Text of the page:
I would suggest Autodesk Fusion 360. For what you want to do, no other software will beat it. 

Slippery
Slippery SuperDork
8/24/19 12:21 p.m.

Use what you are used to. Start in inches. You can always switch it or enter a measurement as (50/25.4) or (2x25.4), etc.

SVreX
SVreX MegaDork
8/24/19 12:22 p.m.

You said you want to print.  Do you mean 3D print, using a 3D printer?

The easiest and cheapest 3D design tool available is SketchUp. It’s free. It’s fast. It’s super easy. And there is a large online community and library of things that others have drawn that makes it easy to drag and drop components. 

But it draws pictures. It doesn’t convert easily to machine code. 

T.J.
T.J. MegaDork
8/24/19 1:35 p.m.

Fusion 360 is free as long as you are not making more than some set amount of revenue.  I’d recommend using that for the design. I’d also just design in mm. 

ShinnyGroove
ShinnyGroove Reader
8/24/19 2:11 p.m.

Fusion 360 is great; free, and has all the same features as the $$$ software that companies use.

Toyman01
Toyman01 MegaDork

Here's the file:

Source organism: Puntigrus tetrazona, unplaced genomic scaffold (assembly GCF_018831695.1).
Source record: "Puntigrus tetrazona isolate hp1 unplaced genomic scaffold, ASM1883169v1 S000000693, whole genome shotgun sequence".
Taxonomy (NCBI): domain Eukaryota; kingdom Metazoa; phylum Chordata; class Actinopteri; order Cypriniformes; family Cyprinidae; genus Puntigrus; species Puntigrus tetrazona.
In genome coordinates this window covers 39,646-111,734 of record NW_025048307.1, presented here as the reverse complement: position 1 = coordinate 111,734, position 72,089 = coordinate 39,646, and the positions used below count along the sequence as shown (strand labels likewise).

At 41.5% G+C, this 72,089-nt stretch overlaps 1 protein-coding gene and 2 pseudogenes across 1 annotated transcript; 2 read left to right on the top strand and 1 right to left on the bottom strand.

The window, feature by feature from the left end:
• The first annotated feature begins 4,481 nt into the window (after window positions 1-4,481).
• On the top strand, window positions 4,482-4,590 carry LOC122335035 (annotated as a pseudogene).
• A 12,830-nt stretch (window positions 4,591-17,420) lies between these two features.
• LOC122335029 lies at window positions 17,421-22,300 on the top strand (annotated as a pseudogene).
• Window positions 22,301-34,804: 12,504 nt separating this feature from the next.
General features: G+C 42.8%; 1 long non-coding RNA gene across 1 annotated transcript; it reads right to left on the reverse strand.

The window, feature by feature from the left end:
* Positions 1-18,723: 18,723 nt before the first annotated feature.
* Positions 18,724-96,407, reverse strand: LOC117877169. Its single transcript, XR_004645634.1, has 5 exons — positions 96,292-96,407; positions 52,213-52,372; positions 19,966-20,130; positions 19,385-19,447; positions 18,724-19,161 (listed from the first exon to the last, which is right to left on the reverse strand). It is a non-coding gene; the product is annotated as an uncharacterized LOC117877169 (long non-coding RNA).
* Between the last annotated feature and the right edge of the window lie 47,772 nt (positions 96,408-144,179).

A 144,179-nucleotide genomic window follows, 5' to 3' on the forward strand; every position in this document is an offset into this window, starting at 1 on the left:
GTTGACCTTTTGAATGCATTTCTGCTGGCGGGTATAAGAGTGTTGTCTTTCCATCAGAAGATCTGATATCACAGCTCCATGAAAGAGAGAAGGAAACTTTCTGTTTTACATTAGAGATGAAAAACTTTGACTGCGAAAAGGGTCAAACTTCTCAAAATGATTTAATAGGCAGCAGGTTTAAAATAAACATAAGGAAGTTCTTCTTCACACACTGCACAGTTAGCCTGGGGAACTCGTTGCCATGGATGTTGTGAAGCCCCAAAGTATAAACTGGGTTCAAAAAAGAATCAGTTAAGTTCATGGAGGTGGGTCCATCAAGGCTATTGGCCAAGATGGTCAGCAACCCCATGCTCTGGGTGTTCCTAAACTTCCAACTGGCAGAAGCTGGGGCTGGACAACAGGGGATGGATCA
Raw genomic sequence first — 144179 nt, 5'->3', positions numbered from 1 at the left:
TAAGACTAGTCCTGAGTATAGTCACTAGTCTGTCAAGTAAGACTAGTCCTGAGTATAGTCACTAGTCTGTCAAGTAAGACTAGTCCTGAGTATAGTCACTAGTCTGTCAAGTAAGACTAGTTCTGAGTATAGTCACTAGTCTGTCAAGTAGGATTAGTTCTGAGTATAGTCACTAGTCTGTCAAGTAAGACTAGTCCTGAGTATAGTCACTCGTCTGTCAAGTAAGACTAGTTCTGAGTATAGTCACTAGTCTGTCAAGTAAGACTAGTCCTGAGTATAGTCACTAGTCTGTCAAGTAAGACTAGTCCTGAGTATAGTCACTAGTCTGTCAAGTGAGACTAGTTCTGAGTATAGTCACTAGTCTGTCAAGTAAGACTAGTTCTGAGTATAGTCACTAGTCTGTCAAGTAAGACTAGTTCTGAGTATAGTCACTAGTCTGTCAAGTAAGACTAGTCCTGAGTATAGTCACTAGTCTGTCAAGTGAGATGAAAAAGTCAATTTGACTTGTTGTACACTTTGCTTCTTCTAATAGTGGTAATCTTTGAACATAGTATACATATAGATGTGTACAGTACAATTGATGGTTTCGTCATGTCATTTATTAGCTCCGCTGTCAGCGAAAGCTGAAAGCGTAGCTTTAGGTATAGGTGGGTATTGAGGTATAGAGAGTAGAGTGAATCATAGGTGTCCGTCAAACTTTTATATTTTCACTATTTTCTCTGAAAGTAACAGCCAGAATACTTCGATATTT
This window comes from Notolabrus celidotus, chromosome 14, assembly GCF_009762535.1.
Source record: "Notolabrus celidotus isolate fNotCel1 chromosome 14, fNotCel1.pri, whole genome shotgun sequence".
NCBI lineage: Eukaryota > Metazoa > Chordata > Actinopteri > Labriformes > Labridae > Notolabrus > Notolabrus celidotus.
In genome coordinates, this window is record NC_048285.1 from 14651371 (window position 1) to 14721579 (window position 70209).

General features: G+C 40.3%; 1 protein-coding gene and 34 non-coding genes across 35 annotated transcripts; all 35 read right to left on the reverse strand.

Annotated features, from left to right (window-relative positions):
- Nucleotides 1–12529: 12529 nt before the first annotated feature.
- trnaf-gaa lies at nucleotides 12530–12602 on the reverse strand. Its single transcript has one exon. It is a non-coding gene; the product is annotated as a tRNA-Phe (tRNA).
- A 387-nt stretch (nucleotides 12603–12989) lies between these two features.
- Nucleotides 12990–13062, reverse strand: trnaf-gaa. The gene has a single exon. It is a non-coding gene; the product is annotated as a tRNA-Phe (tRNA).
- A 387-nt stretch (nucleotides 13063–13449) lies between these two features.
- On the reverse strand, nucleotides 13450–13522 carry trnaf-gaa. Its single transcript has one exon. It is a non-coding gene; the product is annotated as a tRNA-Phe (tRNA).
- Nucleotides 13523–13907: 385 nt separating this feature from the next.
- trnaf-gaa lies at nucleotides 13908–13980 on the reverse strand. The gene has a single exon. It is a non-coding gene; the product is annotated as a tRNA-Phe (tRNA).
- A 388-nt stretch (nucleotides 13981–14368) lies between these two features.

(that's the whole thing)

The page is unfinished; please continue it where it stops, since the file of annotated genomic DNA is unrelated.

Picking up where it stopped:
8/25/19 10:37 a.m.

I spent most of the afternoon working with Fusion 360. The learning curve is going to be pretty steep but it should do everything I need it to. I designed a couple of maker coins that I'll print as tests. 

There is a printer on the way. I went with the Anycubic Predator. It is a delta printer that has a print area that is 370x370x455. That should be more than enough for anything I want to print. The delta printers are supposed to be more accurate and faster than the traditional printers. We shall see. 

Toyman01
Toyman01 MegaDork
8/25/19 5:01 p.m.

Progress is being made but it sure is frustrating to know a program can probably do what you want it to, but not know how to do it. 

JamesMcD
JamesMcD SuperDork
8/25/19 7:47 p.m.

I would work in metric if you can. Your printer will most likely be married to the metric system when it comes to layer height and other calibration settings in your slicer software. There will be times that you'll want to model a wall thickness or other feature that divides cleanly into a integer # of layers. Also,  you'll get better feedback on international printer forums if people aren't having to convert your given measurements before answering a question. 

californiamilleghia
californiamilleghia HalfDork
8/25/19 8:10 p.m.
JamesMcD said:

......Also,  you'll get better feedback on international printer forums if people aren't having to convert your given measurements before answering a question. 

What are some of those forums that are friendly to beginners ?

cheers

Toyman01
Toyman01 MegaDork
8/26/19 7:29 a.m.

In reply to JamesMcD :